Strike 1: With just under three seconds left in the first half of Sunday’s game against Indiana, the Denver Nuggets Jamal Murray hit the second of two free throws to give the home team a 60-55 lead. Immediately after taking the ensuing inbounds pass, and facing little resistance from Murray or any of the other four Nuggets on the court, former Nugget Bruce Brown bolted the length of the floor to hit a layup just before the buzzer.

The play was a microcosm of Denver’s season to date: They still had the lead, but that sure didn’t look right.

Consider this: In a game they won against the Pacers, Denver committed an unspeakable 21 turnovers, gave up 14 offensive rebounds and missed 8 of 23 free throws (65%.) These are little things that have to do with focus and concentration. There’s reason to be concerned about the Nuggets in these kinds of areas.

In their quest to repeat as NBA champions this season, the Nuggets are facing – and not often defeating – a foe that’s on their schedule every single night. It’s not Father Time. Not yet. This roster is largely made up of guys in their prime, so in that respect, the window of opportunity remains wide open.

The foe they have not been able to consistently conquer – at least not yet – is Human Nature.

It wouldn’t be accurate to call Michael Malone’s team complacent, but even with a nifty 28-13 record at the halfway point, Denver doesn’t look nearly as motivated as they did a year ago at this time. During the first half of the season, the Nuggets have largely lacked a sense of urgency. It’s human nature to ease up a bit after you’ve already conquered the mountain you had to climb in order to capture the crown you wanted so badly.

This is an adversary that all champions face, with varying degrees of success. Remember, the NBA hasn’t had a repeat champion since Golden State in 2018. In Major League Baseball, the last repeat World Series winner was way back in 2000, and it’s been almost that long – 2005 – since the NFL has had a back-to-back Super Bowl champion.

Teams like the Tampa Bay Lightning (2020 and 2001 Stanley Cup champs) who are able to maintain that level of hunger and commitment are very rare indeed.

For the Nuggets, recapturing that insatiable hunger that helped drive them to the franchise’s first ever NBA title last season has been tougher than beating LeBron.

To their considerable credit, this year’s Nuggets have done one thing much better than last year’s champs did – they’re beating the teams they are supposed to beat. It’s mid-January, and the Nuggets have yet to lose to a sub-.500 team. That’s important when you’re fighting for playoff seeding and home court advantage in the uber tight Western Conference. But it’s equally important to come out night after night and give your best effort, which the Nuggets have failed to do far too many times this season.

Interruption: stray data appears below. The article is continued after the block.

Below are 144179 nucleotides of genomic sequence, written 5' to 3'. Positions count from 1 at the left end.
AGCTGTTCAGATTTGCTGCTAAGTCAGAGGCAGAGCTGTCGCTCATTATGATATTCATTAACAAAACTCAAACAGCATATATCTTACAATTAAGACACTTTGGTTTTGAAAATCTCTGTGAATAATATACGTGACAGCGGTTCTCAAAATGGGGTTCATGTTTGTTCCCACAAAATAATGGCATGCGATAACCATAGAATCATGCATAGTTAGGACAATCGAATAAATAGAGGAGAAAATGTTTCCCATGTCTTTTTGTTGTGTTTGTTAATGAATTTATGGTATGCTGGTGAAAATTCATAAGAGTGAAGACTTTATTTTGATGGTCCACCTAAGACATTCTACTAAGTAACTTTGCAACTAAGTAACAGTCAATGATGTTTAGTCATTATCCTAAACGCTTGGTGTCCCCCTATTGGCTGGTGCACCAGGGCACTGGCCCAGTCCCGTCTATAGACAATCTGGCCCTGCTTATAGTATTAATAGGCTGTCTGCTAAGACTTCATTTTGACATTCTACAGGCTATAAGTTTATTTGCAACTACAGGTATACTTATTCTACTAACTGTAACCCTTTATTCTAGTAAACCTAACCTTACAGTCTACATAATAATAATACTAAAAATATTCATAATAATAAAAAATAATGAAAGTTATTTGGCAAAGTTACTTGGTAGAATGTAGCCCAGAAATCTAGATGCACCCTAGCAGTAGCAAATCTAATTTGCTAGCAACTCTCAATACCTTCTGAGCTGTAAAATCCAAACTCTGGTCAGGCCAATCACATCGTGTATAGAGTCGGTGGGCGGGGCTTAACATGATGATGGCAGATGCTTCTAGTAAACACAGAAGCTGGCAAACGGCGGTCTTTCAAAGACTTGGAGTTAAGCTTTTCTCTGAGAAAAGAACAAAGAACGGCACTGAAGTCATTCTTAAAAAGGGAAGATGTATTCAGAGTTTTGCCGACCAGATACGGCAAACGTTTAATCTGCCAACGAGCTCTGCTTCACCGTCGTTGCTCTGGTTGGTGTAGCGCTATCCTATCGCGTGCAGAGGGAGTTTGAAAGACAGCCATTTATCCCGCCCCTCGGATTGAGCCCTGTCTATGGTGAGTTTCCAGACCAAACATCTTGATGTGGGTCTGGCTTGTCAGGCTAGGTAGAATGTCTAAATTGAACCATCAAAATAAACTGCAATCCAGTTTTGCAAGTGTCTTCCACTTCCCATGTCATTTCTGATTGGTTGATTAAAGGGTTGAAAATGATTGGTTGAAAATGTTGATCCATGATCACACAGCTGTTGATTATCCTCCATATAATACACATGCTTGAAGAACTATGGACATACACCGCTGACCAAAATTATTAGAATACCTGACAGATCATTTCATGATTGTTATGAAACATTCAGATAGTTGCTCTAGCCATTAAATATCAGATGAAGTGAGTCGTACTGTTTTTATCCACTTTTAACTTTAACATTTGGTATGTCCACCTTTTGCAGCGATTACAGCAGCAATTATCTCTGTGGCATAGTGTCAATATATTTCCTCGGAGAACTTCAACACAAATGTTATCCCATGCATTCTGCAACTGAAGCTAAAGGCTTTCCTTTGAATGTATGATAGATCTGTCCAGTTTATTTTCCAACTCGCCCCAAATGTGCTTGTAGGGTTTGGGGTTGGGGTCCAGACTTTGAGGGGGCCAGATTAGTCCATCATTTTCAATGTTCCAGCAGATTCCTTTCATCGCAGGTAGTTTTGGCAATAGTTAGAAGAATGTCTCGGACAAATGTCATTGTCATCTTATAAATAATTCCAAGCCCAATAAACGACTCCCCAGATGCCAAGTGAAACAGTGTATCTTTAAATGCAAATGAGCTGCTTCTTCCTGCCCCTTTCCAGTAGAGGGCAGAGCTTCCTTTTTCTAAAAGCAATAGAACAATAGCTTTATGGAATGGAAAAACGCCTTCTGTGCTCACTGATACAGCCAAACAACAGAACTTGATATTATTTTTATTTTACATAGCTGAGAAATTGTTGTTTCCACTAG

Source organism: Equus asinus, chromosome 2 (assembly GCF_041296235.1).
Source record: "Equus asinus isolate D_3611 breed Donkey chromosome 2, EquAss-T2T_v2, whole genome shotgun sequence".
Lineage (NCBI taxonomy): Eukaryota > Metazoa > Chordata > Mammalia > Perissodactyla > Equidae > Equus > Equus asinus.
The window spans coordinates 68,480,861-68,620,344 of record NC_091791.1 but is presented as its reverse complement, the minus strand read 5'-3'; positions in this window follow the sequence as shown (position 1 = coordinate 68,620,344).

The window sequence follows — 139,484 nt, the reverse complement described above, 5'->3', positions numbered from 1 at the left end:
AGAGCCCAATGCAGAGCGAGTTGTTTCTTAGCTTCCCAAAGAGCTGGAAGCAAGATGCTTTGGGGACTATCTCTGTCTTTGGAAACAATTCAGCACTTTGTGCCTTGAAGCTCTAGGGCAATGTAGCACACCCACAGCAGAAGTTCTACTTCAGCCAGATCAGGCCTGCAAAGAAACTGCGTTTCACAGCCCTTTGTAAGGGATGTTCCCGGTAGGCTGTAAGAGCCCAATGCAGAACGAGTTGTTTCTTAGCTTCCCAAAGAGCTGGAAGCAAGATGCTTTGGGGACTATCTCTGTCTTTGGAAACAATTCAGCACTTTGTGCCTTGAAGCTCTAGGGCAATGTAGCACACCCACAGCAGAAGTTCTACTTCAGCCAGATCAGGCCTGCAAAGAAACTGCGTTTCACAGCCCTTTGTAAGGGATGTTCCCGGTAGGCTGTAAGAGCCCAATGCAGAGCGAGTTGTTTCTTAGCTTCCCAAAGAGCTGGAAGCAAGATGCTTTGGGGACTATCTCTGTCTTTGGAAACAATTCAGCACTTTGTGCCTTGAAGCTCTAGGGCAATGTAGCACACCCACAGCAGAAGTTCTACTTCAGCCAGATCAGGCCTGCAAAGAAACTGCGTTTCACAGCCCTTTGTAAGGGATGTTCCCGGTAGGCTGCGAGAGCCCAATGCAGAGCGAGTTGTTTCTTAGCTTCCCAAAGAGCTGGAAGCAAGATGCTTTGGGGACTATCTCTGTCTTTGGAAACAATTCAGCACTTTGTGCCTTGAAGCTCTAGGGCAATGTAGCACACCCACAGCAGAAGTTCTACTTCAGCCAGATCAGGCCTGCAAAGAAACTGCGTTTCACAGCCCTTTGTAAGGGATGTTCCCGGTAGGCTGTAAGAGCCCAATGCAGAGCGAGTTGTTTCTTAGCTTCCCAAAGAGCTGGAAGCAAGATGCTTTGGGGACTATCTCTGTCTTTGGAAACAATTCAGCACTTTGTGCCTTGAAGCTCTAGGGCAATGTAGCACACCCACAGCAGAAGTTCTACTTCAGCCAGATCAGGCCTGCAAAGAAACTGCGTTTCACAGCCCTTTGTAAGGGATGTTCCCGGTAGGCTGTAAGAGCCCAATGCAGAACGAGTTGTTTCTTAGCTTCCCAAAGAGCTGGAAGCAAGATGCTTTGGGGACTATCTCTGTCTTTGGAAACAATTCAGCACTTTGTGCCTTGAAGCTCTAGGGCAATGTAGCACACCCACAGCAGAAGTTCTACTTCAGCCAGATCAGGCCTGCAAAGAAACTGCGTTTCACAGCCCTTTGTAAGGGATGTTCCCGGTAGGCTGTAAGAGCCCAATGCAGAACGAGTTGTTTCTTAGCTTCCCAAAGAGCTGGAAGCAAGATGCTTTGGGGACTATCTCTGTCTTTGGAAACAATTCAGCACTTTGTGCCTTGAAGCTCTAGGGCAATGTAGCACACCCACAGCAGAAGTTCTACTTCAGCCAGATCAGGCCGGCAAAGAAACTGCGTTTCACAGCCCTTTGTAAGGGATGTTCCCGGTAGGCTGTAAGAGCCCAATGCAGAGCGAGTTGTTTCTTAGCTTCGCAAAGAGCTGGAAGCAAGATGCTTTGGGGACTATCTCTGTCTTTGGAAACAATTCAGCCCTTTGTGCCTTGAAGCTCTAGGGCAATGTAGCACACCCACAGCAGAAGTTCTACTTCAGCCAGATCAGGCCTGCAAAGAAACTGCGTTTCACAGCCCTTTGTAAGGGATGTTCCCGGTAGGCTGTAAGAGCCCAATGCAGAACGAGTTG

Only the players themselves can control what goes on between their ears. And not bringing your best effort – especially on the defensive end – every night results in games being lost at home to ordinary teams like Houston and Orlando, along with up and coming contenders like Oklahoma City. The beatdown by the Thunder at Ball Arena (OKC is 2-0 in Denver this season) and other lackluster efforts – like the one in Utah last week – are signs of a team that’s just trying to get this regular season over with so they can flip a switch and start playing games that matter again.

If this continues – and Denver’s facing an important and difficult five-game road trip starting this week – the Nuggets could find themselves sliding down the Western Conference standings and losing any home court advantage in the postseason this spring.

Everyone knew Denver was going into this season with a target on their back. All defending champions do. And while fans may have been hoping that would bring out the best in the Nuggets roster as well, it hasn’t. This is not to say these Nuggets won’t flip another switch and become what they’re certainly capable of becoming at some point. They very well might. But if they continue to just trudge through the regular season as if it’s an annoyance that’s just delaying the start of the playoffs, they might very well end up starting that playoff run on the road, looking at a steeper climb back to the top of the mountain.